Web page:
Small to medium scale thrust faulting has been mapped in the Hashimoto deposits, and is interpreted as being related to the hinges of small-scale folds. Immediately to the east of Hashimoto H1 deposit is Jimblebar Creek which acts as a natural truncation of the orebody and also contains large volumes of detrital material. This creek is considered likely to represent the surface expression of a geological structure (probable fault) running between the Hashimoto H1 deposit and the H2 deposit.

South Jimblebar deposits
Iron mineralisation at the South Jimblebar deposit is primarily hosted within the Mount Newman Member, but also occurs regularly within the MacLeod Member and the base of the West Angela Member of the Marra Mamba Iron Formation. High grade mineralisation is not wholly continuous across the entire orebody, being rather patchy in some places, particularly at the western end of the deposit. Low grade mineralisation can also vary greatly across sections of the deposit. The thickness of mineralisation varies greatly across strike from less than 10 m to over 200 m.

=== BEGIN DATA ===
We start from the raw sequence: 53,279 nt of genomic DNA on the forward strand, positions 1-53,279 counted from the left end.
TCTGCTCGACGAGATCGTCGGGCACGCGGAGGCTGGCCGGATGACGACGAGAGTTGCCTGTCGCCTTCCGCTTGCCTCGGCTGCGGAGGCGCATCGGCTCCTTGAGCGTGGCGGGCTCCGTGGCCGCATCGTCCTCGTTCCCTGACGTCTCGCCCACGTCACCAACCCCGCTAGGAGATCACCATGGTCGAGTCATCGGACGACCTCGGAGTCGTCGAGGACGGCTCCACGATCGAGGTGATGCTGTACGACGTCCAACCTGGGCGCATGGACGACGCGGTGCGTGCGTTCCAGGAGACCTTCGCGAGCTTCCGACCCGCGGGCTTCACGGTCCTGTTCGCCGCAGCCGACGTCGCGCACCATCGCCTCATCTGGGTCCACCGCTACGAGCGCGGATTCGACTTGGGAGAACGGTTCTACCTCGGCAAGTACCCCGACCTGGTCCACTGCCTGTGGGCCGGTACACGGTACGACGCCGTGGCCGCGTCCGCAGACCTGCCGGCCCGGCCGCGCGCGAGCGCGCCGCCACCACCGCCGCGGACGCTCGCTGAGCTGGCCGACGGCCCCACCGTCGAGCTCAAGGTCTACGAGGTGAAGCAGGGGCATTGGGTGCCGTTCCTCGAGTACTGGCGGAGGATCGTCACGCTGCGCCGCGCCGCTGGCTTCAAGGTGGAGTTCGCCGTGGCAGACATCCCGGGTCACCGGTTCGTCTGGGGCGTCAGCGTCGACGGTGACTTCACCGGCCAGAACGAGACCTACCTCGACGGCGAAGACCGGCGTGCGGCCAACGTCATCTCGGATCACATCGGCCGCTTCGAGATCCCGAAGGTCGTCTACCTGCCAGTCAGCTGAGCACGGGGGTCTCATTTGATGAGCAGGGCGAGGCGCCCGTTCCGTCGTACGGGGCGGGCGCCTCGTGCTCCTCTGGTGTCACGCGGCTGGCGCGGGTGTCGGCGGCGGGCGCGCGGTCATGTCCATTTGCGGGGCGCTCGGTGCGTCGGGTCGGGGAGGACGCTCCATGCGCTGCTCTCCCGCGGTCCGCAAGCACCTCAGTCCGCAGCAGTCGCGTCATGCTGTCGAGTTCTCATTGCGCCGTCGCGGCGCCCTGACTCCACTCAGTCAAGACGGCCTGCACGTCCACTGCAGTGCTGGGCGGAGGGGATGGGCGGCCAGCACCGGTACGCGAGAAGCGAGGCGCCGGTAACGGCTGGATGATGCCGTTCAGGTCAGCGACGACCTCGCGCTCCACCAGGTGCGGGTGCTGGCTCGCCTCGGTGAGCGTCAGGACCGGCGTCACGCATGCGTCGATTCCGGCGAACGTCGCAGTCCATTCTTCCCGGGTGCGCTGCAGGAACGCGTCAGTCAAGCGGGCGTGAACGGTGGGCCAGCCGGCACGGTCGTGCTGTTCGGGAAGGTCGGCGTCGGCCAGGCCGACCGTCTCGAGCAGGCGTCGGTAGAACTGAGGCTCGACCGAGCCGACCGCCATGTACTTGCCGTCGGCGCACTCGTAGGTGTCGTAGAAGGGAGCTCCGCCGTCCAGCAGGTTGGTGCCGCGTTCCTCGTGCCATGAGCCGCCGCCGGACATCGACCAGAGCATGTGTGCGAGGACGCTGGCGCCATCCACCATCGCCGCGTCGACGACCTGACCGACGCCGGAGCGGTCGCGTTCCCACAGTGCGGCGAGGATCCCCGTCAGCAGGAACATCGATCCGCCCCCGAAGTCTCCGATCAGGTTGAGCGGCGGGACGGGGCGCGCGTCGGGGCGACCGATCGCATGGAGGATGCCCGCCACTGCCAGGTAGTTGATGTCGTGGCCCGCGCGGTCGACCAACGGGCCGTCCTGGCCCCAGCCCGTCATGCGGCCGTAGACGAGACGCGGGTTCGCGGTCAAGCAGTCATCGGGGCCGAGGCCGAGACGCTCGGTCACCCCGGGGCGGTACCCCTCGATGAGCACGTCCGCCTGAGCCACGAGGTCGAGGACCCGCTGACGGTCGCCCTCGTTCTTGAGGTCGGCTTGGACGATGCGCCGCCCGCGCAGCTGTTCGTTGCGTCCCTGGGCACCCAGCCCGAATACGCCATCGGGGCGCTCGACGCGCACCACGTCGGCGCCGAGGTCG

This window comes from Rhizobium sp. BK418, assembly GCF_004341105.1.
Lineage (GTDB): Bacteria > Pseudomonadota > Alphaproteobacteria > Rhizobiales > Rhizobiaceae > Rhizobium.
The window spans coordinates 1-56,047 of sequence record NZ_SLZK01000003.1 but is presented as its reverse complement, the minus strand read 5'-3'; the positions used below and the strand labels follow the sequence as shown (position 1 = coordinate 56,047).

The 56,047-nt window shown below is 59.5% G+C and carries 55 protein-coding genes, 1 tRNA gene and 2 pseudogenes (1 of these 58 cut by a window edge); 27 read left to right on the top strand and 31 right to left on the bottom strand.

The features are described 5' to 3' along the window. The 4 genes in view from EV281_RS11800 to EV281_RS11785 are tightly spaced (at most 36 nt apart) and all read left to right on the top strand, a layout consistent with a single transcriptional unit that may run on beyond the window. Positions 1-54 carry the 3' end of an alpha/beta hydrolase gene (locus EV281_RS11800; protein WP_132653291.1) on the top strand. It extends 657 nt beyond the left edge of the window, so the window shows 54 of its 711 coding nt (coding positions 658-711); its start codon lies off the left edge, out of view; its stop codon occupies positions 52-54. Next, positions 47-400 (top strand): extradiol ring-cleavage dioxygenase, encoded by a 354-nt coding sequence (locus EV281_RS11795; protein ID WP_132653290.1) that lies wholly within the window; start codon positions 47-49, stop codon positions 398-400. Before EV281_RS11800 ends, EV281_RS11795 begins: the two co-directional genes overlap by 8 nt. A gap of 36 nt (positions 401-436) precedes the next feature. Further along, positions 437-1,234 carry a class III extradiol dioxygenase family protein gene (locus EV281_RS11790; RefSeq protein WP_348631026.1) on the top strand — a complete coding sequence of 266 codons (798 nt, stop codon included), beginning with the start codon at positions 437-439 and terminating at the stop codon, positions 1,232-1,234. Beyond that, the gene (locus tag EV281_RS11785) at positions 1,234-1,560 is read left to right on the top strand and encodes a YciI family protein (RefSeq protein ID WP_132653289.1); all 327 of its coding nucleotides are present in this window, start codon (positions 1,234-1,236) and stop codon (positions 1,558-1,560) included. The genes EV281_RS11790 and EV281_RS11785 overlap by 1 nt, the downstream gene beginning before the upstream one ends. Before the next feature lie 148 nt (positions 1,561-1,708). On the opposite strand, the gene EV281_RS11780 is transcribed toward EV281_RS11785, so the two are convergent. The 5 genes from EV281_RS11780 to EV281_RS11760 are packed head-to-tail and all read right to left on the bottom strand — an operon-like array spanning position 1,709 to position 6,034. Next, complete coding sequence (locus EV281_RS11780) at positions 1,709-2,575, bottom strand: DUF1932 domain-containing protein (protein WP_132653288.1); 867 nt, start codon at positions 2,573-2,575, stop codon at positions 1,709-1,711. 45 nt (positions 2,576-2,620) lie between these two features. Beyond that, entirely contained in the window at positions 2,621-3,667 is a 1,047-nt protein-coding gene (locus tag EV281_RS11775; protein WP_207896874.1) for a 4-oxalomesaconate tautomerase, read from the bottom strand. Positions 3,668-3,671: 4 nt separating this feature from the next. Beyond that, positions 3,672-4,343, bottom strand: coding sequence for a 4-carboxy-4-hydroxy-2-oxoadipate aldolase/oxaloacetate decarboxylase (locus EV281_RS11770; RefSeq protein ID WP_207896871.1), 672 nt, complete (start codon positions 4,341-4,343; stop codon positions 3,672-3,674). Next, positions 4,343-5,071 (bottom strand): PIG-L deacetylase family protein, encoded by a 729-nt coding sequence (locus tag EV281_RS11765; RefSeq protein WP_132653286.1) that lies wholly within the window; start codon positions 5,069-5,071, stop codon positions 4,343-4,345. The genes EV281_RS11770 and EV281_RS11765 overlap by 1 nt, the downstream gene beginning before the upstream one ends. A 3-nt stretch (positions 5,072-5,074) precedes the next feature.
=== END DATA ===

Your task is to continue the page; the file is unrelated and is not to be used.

The South Jimblebar deposit varies from simple straight dipping units to intensely folded units, with some small areas of significant faulting. Folding varies from moderately to steeply dipping strata towards the north that typically does not alter greatly across strike and does not appear to directly control mineralisation.

The Marra-Mamba Iron Formation is characterised by the intermittent occurrence of fibrous material, which includes the family of mineral broadly called asbestos. Asbestos is the common term used to describe naturally occurring fibrous materials which occur in silicate minerals from the serpentine and amphibole groups. Crocidolite or blue asbestos is part of the amphibole group and has the potential to occur in the South Jimblebar Marra Mamba Iron Formation deposits. The Wheelarra Hill ridge that contains the Wheelarra Hill and Hashimoto deposits is part of the Brockman Iron Formation, which does not contain fibrous material.



- subscription is required.

Mining Methods

  • Truck & Shovel / Loader